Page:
The premise of Half-Minute Hero: Super Mega Neo Climax Ultimate Boy is simultaneously high concept and simple. An evil warlock has discovered a spell that can destroy the entire world. This incantation takes exactly thirty seconds to cast, and you must slay the villain before he finishes it.
Superficially the game’s core mechanics ape those of a classic JRPG. Of course, defeating the dark lord in thirty seconds would be patently impossible in a classic JRPG – thirty hours would be a more likely time frame. To make your task less harrowing, the enigmatic Goddess of Time blesses you with the ability to reset the timer at her shrines for a small sum of gold. Repeatedly using the shrine increases the cost exponentially, so the player has to budget their time and gold accordingly.
Additionally, every element of the game has been pared down to facilitate gatling paced play. Fighting more or less consists of charging directly at an opponent until their hit points are depleted, the player can only carry a single item at a time, and NPCs offer one line of dialogue at most. Any action takes a second or two at most.
These spins on the JRPG formula ensure that vanquishing the warlock will barely take two minutes. Here’s where things get interesting. Apparently a shadowy figure is whispering the secrets of the incantation to dark lords across the realm, and each of them is keen on eschewing better reason and trying it out. The young hero is tasked with defeating these antagonists one by one, each within the span of thirty seconds.
The result is Warioware meets Final Fantasy II. Although I admire both these titles, I have mixed feelings about their union.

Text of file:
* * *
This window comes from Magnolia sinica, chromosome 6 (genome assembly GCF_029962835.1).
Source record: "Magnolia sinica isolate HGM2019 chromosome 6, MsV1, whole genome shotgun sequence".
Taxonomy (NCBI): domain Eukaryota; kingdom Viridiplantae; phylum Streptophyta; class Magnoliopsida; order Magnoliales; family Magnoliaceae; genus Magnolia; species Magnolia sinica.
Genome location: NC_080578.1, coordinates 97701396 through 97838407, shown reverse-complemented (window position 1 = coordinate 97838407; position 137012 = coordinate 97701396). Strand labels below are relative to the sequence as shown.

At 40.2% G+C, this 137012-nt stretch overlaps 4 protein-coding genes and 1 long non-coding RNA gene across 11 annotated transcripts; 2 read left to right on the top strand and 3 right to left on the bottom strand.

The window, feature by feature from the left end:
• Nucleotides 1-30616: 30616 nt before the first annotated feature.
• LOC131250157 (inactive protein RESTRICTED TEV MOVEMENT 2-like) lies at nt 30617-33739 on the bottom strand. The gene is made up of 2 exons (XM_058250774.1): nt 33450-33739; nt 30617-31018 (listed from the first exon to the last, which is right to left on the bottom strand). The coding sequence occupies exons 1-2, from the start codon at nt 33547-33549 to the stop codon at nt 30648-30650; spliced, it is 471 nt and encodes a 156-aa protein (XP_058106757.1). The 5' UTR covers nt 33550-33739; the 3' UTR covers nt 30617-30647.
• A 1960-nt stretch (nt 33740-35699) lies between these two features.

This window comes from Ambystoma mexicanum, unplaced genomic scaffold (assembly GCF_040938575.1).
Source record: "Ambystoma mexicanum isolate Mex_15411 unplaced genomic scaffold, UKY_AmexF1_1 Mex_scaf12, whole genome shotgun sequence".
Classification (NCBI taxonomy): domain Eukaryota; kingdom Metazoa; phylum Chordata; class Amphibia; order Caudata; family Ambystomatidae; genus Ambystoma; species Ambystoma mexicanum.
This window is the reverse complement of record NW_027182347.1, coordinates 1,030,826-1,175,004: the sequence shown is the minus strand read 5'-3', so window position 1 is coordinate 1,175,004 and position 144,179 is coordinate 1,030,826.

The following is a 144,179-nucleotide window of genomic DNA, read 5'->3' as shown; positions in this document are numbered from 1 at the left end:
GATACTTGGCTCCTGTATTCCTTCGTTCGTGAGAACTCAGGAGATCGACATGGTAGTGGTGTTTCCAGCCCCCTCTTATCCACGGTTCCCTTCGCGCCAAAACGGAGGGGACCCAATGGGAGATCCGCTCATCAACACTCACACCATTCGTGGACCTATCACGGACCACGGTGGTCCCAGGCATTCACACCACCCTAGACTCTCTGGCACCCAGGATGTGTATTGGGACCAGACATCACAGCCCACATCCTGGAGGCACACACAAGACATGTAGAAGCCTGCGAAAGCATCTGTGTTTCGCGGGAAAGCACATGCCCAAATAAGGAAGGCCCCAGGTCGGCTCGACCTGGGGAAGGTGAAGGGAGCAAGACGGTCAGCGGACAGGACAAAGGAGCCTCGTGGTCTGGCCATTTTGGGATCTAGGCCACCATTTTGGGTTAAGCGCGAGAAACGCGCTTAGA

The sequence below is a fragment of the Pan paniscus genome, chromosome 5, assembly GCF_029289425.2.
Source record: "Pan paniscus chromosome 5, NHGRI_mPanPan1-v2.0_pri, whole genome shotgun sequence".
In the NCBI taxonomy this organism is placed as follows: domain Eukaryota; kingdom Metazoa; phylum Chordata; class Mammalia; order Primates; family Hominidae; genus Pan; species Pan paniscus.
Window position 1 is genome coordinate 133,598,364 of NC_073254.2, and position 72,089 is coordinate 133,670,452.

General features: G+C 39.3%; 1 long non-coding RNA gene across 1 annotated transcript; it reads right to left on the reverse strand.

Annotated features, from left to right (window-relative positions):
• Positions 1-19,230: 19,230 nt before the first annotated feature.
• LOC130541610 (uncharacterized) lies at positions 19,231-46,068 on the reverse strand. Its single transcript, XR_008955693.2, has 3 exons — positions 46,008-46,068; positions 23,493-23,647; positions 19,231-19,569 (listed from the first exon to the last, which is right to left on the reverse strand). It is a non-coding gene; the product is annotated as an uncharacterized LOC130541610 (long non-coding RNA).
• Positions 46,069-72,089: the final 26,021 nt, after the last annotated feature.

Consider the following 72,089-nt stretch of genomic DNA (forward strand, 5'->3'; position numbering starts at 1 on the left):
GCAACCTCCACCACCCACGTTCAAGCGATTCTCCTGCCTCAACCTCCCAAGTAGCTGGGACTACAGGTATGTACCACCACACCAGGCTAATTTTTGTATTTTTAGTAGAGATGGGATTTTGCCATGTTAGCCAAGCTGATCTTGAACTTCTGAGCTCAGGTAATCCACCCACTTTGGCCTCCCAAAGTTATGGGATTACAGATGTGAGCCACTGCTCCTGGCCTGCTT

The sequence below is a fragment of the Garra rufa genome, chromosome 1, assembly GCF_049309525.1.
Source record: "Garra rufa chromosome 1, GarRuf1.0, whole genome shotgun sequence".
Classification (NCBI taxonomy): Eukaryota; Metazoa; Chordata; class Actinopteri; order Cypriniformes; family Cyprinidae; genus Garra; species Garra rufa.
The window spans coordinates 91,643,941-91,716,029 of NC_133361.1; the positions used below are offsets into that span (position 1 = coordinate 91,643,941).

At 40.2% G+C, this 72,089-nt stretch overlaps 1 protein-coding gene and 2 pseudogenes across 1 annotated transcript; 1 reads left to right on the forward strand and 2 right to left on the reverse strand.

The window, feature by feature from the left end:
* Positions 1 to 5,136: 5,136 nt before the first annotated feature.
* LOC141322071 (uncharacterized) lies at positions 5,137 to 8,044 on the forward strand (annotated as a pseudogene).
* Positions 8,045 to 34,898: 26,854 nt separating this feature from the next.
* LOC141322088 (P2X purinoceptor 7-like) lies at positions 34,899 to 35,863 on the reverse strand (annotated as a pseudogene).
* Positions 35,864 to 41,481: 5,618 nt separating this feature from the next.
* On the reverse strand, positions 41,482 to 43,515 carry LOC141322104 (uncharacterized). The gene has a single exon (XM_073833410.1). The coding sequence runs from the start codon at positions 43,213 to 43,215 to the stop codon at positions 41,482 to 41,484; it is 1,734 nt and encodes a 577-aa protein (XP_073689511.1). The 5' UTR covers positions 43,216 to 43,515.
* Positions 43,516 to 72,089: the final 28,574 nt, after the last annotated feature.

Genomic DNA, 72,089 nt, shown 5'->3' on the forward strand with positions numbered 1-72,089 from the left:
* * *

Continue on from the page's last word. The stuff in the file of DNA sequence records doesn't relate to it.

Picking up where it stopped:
On one hand, Half-Minute Hero is probably the best JRPG I’ve played in years. By parodying the tropes of the genre, it eschews much of the bloat that has made these games unplayable to me. Random encounters take no more than a second or two and are completely avoidable. Objectives aren’t bogged down by arduous footwork or novels worth of melodrama. Best of all, the game embraces the silliness of the “save the world” plot by repeating it in gratuity; the confrontations with dark lord after dark lord are hilariously anticlimactic. It’s obvious that Half-Minute Hero was crafted with a loving affection for the JRPG genre, and the game is sure to bring a smile to the face of any console gamer who grew up in the 1990s.
On the other hand, Half-Minute Hero is very much a one trick pony. I’ll give Opus credit, they’ve done an admirable job of introducing a fresh set piece in each level. In one level, a raging forest fire blankets the map as the timer ticks down, and in another a desert maze threatens to devour the player’s remaining time. But beneath these gimmicks lies an extremely formulaic experience. Depart town, grind a few levels, reset the timer, defeat the boss, rinse and repeat. It’s not the kind of game you can play for more than ten or twenty minutes at a time, and the novelty of its premise wears off fairly quickly.
For this reason, I think Half-Minute Hero is overpriced at $9.99. Admittedly the developers have thrown in a lot of added value for the PC release. There are a number of bonus quests, and the retro graphics mode is a nice touch. But the formula offers little mileage for the cost. With titles like Terraria and Faster Than Light retailing for $9.99, it’s amazing how competitive this price bracket has become.
Half-Minute Hero would shine as a three or four dollar smart phone game, but unfortunately an Android or iPhone release doesn’t appear to be in the cards. In you’re eager to try it out, wait until the next big Steam sale to pick it up at a far more equitable price.